Nature's Perfect Food: How Milk Became America's Drink

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NYU Press, 2002 - Health & Fitness - 310 pages
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For over a century, America's nutrition authorities have heralded milk as "nature's perfect food," as "indispensable" and "the most complete food." These milk "boosters" have ranged from consumer activists, to government nutritionists, to the American Dairy Council and its ubiquitous milk moustache ads. The image of milk as wholesome and body-building has a long history, but is it accurate?

Recently, within the newest social movements around food, milk has lost favor. Vegan anti-milk rhetoric portrays the dairy industry as cruel to animals and milk as bad for humans. Recently, books with titles like, "Milk: The Deadly Poison," and "Don't Drink Your Milk" have portrayed milk as toxic and unhealthy. Controversies over genetically-engineered cows and questions about antibiotic residue have also prompted consumers to question whether the milk they drink each day is truly good for them.

In Nature's Perfect Food Melanie Dupuis illuminates these questions by telling the story of how Americans came to drink milk. We learn how cow's milk, which was associated with bacteria and disease became a staple of the American diet. Along the way we encounter 19th century evangelists who were convinced that cow's milk was the perfect food with divine properties, brewers whose tainted cow feed poisoned the milk supply, and informal wetnursing networks that were destroyed with the onset of urbanization and industrialization. Informative and entertaining, Nature's Perfect Food will be the standard work on the history of milk.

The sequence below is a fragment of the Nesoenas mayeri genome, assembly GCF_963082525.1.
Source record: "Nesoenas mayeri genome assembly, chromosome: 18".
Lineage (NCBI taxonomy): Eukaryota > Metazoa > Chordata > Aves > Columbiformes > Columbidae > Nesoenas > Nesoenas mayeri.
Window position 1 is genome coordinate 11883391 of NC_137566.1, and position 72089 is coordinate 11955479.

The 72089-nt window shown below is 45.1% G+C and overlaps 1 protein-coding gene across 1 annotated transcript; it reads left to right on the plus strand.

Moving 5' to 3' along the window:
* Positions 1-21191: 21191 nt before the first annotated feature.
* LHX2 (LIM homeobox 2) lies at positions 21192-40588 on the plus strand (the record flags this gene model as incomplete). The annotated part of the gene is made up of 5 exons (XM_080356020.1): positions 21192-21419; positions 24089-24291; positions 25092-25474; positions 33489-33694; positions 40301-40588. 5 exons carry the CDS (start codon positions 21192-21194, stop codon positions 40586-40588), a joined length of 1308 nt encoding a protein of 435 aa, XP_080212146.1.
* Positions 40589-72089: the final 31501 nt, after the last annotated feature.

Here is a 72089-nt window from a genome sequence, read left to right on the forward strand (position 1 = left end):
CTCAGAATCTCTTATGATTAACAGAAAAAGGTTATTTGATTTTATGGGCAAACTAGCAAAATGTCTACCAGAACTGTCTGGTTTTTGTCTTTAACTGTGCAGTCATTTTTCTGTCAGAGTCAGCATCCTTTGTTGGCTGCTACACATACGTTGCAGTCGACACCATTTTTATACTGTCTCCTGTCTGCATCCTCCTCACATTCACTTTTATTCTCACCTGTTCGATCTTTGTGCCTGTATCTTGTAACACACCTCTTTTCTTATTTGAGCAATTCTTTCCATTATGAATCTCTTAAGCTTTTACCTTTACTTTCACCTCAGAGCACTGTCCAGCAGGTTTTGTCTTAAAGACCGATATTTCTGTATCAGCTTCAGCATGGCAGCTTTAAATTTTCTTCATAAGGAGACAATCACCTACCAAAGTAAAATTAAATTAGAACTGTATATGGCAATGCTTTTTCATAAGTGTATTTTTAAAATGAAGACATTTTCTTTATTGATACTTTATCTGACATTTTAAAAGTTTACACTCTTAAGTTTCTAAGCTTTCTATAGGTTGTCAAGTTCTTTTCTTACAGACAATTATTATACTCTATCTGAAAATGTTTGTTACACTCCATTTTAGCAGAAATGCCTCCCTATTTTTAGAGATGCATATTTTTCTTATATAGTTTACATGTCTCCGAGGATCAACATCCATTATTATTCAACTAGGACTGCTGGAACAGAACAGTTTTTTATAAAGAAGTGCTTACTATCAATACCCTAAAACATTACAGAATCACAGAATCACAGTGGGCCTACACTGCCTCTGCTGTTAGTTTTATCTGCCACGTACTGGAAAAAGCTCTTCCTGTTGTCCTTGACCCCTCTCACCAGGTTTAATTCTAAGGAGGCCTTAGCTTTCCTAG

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Contents

Why Milk?
4
The Perfect Food Story
18
Why Not Mother? The Rise of Cows Milk as Infant Food in NineteenthCentury America
47
The Milk Question Perfecting Food as Urban Reform
68
Perfect Food Perfect Bodies
91
Perfect Farming The Industrial Vision of Dairying
126
The Less Perfect Story Diversity and Farming Strategies
145
Crisis The BorderLine Problem
166
Alternative Visions of Dairying Productivism and Producerism in New York Wisconsin and California
184
The End of Perfection
211
Afterword
242
Notes
246
Bibliography
272
Index
298
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About the author (2002)

E. Melanie DuPuis is Associate Professor of Sociology at the University of California, Santa Cruz and author of Nature's Perfect Food: How Milk Became America's Drink.

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